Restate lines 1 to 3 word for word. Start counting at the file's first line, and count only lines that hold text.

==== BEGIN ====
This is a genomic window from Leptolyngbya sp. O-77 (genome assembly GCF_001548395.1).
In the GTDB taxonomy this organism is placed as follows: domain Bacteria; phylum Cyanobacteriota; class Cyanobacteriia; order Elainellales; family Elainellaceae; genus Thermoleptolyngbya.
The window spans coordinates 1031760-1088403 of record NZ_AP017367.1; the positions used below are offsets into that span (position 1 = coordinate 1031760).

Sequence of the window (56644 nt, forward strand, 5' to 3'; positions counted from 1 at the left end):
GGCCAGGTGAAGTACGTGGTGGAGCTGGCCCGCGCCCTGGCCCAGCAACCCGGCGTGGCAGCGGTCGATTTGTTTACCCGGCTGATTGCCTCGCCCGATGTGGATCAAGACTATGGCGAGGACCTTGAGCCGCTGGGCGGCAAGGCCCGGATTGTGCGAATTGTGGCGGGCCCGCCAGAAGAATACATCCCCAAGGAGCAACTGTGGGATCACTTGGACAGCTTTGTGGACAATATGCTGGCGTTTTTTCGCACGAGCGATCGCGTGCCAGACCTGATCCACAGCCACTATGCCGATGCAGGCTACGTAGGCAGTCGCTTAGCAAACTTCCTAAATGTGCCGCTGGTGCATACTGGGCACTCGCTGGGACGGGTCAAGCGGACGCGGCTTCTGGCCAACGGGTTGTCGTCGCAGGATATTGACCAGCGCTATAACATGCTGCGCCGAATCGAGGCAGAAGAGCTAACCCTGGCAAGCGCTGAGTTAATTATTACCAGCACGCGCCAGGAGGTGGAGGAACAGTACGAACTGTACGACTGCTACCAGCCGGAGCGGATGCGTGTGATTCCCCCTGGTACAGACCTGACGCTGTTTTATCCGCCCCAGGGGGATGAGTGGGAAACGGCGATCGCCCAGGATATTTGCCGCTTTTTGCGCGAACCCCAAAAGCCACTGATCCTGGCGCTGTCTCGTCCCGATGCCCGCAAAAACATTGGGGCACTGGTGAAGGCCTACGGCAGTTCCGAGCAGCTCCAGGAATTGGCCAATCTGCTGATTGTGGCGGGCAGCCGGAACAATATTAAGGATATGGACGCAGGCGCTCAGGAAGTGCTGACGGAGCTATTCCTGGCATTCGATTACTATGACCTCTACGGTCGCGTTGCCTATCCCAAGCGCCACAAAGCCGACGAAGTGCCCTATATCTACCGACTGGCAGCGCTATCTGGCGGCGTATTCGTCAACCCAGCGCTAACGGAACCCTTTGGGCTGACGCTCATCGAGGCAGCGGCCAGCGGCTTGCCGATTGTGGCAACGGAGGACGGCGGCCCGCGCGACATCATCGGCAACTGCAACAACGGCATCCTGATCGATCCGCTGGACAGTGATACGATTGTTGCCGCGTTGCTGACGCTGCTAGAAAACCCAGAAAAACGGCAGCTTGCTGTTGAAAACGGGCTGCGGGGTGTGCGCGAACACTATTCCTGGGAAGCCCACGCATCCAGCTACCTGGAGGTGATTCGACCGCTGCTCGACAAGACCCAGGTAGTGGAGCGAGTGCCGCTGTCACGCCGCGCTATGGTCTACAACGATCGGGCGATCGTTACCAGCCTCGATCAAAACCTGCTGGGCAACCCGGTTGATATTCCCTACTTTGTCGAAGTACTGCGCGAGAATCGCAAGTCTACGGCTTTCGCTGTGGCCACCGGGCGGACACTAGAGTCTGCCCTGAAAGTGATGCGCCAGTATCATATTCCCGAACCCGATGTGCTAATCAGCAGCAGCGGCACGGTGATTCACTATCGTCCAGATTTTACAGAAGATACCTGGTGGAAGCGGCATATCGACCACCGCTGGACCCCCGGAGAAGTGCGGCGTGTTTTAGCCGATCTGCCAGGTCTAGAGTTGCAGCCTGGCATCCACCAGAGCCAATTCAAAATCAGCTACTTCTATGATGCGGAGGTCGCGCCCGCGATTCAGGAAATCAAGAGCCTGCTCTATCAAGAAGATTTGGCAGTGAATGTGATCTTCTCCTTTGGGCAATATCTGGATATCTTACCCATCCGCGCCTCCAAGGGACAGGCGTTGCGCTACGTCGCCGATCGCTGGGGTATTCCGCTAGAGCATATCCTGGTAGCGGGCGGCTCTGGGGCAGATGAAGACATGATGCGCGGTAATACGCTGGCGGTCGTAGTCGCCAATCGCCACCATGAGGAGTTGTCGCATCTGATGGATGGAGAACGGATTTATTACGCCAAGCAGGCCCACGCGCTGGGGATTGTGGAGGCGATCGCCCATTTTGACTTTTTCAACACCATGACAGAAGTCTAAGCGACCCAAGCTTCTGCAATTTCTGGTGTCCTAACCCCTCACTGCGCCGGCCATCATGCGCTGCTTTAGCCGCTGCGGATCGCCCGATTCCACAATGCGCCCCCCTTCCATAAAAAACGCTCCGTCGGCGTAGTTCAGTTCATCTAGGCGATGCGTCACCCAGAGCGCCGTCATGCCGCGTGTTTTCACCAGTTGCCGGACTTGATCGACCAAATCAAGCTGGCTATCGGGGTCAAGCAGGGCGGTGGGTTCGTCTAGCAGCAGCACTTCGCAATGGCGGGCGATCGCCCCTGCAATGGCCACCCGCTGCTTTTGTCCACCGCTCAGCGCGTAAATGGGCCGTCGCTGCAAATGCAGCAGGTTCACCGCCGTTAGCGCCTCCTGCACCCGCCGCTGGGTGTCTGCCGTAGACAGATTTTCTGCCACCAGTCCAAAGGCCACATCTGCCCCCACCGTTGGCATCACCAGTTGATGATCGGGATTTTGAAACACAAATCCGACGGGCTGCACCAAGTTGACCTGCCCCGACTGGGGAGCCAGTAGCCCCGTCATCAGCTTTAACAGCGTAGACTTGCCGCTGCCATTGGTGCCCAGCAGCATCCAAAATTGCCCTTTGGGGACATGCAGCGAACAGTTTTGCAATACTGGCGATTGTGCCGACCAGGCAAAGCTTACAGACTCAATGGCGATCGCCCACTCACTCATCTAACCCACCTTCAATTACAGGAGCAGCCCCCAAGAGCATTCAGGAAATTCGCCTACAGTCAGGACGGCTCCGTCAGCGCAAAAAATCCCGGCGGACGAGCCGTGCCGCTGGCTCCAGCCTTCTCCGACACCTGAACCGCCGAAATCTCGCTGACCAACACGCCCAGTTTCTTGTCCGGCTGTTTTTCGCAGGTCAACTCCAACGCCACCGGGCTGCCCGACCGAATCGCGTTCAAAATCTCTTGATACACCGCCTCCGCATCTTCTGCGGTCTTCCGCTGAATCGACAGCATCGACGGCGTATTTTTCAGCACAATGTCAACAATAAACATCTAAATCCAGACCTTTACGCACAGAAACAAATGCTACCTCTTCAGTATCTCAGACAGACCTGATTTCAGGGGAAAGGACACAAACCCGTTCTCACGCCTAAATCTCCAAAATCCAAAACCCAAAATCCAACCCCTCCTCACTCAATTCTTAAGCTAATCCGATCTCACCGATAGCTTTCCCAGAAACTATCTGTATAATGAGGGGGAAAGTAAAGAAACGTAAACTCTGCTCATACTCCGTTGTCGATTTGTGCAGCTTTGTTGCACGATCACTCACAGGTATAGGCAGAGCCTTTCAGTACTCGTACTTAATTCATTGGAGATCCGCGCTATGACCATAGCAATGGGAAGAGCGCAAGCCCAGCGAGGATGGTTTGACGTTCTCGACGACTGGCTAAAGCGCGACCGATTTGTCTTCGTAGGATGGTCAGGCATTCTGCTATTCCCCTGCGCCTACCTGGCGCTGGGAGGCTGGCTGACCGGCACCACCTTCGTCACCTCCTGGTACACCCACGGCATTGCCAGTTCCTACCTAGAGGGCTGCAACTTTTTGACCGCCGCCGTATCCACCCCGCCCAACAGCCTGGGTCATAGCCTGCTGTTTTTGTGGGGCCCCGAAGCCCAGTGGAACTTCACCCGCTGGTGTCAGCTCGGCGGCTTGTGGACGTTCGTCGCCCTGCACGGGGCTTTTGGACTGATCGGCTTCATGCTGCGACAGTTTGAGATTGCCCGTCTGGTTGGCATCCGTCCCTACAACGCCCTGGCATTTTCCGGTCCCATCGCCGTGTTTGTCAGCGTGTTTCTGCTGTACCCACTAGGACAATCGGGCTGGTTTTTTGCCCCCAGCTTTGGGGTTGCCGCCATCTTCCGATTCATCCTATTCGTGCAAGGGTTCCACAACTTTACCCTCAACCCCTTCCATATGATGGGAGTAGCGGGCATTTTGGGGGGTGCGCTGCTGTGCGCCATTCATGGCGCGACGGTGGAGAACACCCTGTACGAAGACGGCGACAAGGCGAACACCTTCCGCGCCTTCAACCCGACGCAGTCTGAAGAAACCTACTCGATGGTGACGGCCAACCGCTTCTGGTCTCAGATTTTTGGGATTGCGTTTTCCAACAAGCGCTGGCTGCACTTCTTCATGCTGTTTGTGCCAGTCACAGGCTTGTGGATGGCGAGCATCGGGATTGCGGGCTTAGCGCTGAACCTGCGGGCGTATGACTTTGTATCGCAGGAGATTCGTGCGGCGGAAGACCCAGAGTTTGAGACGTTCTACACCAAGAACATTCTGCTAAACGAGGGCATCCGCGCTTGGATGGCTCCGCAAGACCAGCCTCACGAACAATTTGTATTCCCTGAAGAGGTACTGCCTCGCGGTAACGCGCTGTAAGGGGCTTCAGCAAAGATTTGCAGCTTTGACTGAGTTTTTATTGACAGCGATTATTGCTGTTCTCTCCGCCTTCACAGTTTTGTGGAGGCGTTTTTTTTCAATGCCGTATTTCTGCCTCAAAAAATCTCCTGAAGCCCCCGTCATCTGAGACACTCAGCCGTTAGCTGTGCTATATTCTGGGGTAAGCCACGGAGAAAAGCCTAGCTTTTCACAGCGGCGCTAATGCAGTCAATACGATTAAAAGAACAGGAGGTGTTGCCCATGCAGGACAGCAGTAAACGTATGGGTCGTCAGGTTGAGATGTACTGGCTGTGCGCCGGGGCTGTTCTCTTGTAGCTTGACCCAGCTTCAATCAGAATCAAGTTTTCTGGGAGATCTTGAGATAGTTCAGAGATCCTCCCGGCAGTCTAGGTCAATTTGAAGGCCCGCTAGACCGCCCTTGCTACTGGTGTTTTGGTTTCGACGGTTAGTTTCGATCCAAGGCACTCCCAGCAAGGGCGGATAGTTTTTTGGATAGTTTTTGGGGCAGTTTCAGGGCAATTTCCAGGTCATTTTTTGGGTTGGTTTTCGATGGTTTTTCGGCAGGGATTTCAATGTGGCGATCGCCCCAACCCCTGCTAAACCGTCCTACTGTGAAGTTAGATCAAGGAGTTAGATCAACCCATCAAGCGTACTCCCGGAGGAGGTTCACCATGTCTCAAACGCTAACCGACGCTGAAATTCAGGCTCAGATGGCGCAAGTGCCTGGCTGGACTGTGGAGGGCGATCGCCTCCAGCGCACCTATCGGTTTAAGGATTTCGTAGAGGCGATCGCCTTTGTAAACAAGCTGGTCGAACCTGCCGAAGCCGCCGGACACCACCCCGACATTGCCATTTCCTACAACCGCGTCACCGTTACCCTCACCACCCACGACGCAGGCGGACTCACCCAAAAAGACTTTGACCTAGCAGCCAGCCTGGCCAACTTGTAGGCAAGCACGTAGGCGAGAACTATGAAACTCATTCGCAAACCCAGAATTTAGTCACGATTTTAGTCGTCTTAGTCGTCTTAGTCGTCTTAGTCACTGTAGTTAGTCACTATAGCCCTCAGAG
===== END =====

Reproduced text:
This is a genomic window from Leptolyngbya sp. O-77 (genome assembly GCF_001548395.1).
In the GTDB taxonomy this organism is placed as follows: domain Bacteria; phylum Cyanobacteriota; class Cyanobacteriia; order Elainellales; family Elainellaceae; genus Thermoleptolyngbya.
The window spans coordinates 1031760-1088403 of record NZ_AP017367.1; the positions used below are offsets into that span (position 1 = coordinate 1031760).